Books·Q&A

'A pilgrimage is a journey with a purpose': Ken Haigh walked the Canterbury Trail in honour of his late father

On Foot to Canterbury is on the shortlist for the 2021 Hilary Weston Writers’ Trust Prize for Nonfiction.

On Foot to Canterbury is shortlisted for the 2021 Hilary Weston Writers’ Trust Prize for Nonfiction

On Foot to Canterbury is a book by Ken Haigh. (University of Alberta Press, Submitted by the Writers' Trust of Canada)

"Is there a place in the modern secular world for pilgrimage?"

Librarian and author Ken Haigh explores this question in On Foot to Canterbury, a nonfiction book which chronicles his journey hiking across southern England and following the footsteps of medieval pilgrims to the shrine of Saint Thomas Becket at Canterbury Cathedral. The book is part travelogue, part memoir and part literary history.

 On Foot to Canterbury is a finalist for the 2021 Hilary Weston Writers' Trust Prize for Nonfiction.

Haigh has been the CEO of the Collingwood Public Library for eight years. He recently left the position to pursue his dream of teaching. Haigh is also the author of Under the Holy Lake.

He spoke to CBC Books about how On Foot to Canterbury came to be.

What made you want to take the trip to Canterbury?

The origin of the trip was something my father and I were going to do together. 

He was very active in his local Anglican Church, and Canterbury is sort of the global centre for Anglicanism — it's like Rome for Anglicans. Also, my father and I did a lot outdoors. We went fishing, canoeing and hiking together. So I knew a walking holiday would be something that he would enjoy. 

It wasn't until a few years later that I revisited the idea, and with my wife's encouragement decided to do the trip anyway as a way to honour my father and sort out things going on in my own life.

Unfortunately, he died before we could set off, so we never did make the trip together. It wasn't until a few years later that I revisited the idea. With my wife's encouragement, I decided to do the trip anyway as a way to honour my father and sort out things going on in my own life. 

A landscape view on the Canterbury trail, photographed by the author. (Ken Haigh)

I was probably dealing with depression disguised as a massive midlife crisis. My wife picked up on that and said, "Maybe you need to go for a walk."

How did you document the journey and turn it into a book?

I have a good memory — but I did keep a journal. I didn't write during the day. I would walk during the day and then at night, I would just whip out the journal and write down everything I could remember that happened in the day, including conversations.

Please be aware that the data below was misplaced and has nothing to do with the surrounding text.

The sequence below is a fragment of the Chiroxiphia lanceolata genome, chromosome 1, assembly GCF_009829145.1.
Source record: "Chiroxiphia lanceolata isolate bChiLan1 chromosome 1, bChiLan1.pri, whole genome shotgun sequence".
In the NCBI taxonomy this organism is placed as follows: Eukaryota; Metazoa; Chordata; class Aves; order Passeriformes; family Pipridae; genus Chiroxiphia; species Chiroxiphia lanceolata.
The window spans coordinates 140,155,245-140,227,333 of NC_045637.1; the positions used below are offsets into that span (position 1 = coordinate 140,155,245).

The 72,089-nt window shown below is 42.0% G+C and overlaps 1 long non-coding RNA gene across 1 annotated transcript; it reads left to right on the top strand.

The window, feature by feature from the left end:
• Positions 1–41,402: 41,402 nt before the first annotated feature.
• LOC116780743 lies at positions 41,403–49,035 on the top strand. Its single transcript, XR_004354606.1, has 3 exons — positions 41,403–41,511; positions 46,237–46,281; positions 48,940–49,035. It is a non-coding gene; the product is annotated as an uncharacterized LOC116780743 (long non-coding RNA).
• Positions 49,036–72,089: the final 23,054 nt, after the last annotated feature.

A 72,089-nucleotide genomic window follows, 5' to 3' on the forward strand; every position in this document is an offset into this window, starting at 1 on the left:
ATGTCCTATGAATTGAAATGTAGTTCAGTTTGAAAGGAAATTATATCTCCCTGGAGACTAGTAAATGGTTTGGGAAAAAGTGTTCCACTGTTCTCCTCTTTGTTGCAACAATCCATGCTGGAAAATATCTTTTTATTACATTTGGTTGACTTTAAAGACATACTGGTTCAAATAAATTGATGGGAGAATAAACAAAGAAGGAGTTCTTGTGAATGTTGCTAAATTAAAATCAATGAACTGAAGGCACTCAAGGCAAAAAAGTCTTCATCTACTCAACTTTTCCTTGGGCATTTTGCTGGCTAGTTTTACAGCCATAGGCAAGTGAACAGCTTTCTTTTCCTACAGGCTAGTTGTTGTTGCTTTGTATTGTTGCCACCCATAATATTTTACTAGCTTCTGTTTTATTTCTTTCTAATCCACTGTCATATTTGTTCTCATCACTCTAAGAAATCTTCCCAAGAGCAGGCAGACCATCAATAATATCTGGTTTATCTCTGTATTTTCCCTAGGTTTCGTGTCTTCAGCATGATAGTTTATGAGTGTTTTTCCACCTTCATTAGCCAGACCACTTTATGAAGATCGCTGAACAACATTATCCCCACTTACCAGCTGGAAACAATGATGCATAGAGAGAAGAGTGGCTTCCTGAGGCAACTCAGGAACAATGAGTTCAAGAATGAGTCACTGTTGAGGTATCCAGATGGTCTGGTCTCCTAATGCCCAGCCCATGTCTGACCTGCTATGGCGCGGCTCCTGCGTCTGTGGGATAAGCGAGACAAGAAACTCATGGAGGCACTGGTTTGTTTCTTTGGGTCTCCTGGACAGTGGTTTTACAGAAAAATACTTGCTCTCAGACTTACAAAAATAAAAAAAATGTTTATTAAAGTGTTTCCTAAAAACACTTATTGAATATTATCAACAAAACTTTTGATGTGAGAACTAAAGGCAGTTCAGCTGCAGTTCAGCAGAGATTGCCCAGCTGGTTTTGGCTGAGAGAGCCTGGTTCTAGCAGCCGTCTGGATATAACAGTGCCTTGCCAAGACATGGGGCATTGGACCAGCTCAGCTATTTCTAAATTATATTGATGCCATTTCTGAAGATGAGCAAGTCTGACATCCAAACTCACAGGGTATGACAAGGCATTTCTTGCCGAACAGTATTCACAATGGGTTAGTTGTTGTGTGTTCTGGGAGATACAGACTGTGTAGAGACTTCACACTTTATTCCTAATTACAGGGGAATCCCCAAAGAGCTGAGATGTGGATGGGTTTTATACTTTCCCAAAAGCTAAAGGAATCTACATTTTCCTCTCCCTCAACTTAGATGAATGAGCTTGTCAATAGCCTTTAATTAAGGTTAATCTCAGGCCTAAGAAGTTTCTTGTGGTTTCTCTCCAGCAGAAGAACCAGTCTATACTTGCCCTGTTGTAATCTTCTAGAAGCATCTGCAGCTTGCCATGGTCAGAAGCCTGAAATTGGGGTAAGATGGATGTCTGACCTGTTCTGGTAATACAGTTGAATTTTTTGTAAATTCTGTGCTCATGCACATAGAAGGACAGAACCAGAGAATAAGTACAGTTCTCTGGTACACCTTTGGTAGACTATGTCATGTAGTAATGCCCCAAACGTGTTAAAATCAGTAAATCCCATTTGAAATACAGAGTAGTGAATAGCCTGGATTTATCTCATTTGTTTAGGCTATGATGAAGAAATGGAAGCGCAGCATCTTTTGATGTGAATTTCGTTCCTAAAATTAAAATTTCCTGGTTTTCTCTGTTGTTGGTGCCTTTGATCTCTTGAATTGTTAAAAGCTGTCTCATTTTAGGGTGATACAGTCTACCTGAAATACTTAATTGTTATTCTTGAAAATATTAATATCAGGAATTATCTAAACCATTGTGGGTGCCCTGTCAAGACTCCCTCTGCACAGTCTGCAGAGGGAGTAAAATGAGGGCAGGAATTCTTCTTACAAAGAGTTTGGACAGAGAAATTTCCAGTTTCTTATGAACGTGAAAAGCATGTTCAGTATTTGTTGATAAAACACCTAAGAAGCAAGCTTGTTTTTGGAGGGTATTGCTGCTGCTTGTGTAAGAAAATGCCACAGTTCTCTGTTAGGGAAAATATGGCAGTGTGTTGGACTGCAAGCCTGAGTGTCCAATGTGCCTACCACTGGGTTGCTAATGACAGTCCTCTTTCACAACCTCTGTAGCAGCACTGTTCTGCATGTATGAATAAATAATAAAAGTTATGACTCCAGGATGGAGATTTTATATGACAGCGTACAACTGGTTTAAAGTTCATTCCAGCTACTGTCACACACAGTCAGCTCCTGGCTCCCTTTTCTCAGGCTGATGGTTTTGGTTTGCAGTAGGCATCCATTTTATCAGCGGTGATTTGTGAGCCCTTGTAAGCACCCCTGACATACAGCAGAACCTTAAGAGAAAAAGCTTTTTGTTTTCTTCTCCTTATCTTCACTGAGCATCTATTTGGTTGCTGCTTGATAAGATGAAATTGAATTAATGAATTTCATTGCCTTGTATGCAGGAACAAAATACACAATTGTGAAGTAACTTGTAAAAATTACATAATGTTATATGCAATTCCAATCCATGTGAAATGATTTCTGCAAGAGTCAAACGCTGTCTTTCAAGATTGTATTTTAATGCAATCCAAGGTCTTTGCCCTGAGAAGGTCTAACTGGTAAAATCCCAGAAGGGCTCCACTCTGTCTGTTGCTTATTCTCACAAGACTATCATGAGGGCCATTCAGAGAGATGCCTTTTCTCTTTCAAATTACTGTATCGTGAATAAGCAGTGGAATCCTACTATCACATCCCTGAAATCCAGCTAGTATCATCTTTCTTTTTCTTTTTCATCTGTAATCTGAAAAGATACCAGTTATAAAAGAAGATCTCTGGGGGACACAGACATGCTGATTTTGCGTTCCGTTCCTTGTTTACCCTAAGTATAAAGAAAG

I tried to parse those and write things down as I remembered them. That's where the details came from. So when I went to write, I had that skeleton outline to work with.

After I did the trip, I thought, "Well this is kind of interesting, maybe I could make it into a magazine article." I started writing it and it just got longer and longer. I realized it was turning into a book.

How did the trip bring you clarity and insights on the idea of pilgrimage and purpose? 

The question going through my mind, as I walked the pilgrimage route, was about my dad. It would've been interesting because he was a very religious man; I'm not. So I wondered, "Am I a bit of a fraud going on a pilgrimage when I'm really agnostic?"

I wondered, am I a bit of a fraud going on a pilgrimage when I'm really agnostic?

I came to the conclusion that anybody can go on a pilgrimage. A pilgrimage is a journey with a purpose, a journey with an intention. The intention is to examine your own life and try and reset your priorities, which is what I did on the walk.

A landscape view on the Canterbury trail, photographed by the author. (Ken Haigh)

I needed to think about the rest of my life and what I wanted to do with it. I realized I wasn't happy in the job I had, and it was time to work myself out of that job. It took a couple of years, but I worked myself out of work, basically.

You were running a writer's group at the library, which provided input during your writing process of this book. Tell me more.

I started a writer's group because there were a lot of people in the community who were interested in creative writing. We met twice a month and shared the work that we're working on.

It was good to have a deadline. Knowing every two weeks there would be people waiting to hear the next instalment — that forced me to write. I also found that there's a certain satisfaction when you've worked hard on something and you read it to somebody. Honest criticism is what I was receiving. 

There's a certain satisfaction when you've worked hard on something and you read it to somebody. Honest criticism is what I was receiving.

When I wrote this book originally, there wasn't very much about me personally or about my father. And everybody that read it said, "Ken, I want to know more about you. I want to know more about how you felt. And I want to know more about your relationship with your father."

Opening up to other people is very uncomfortable. I resisted that a bit. But then I thought about a lot of the travel books I'd read and realized that they were right. The books I enjoyed were ones where the writers were really honest about what was going on — so I owed it to the reader to be a bit more forthcoming.

This conversation has been edited for length and clarity.

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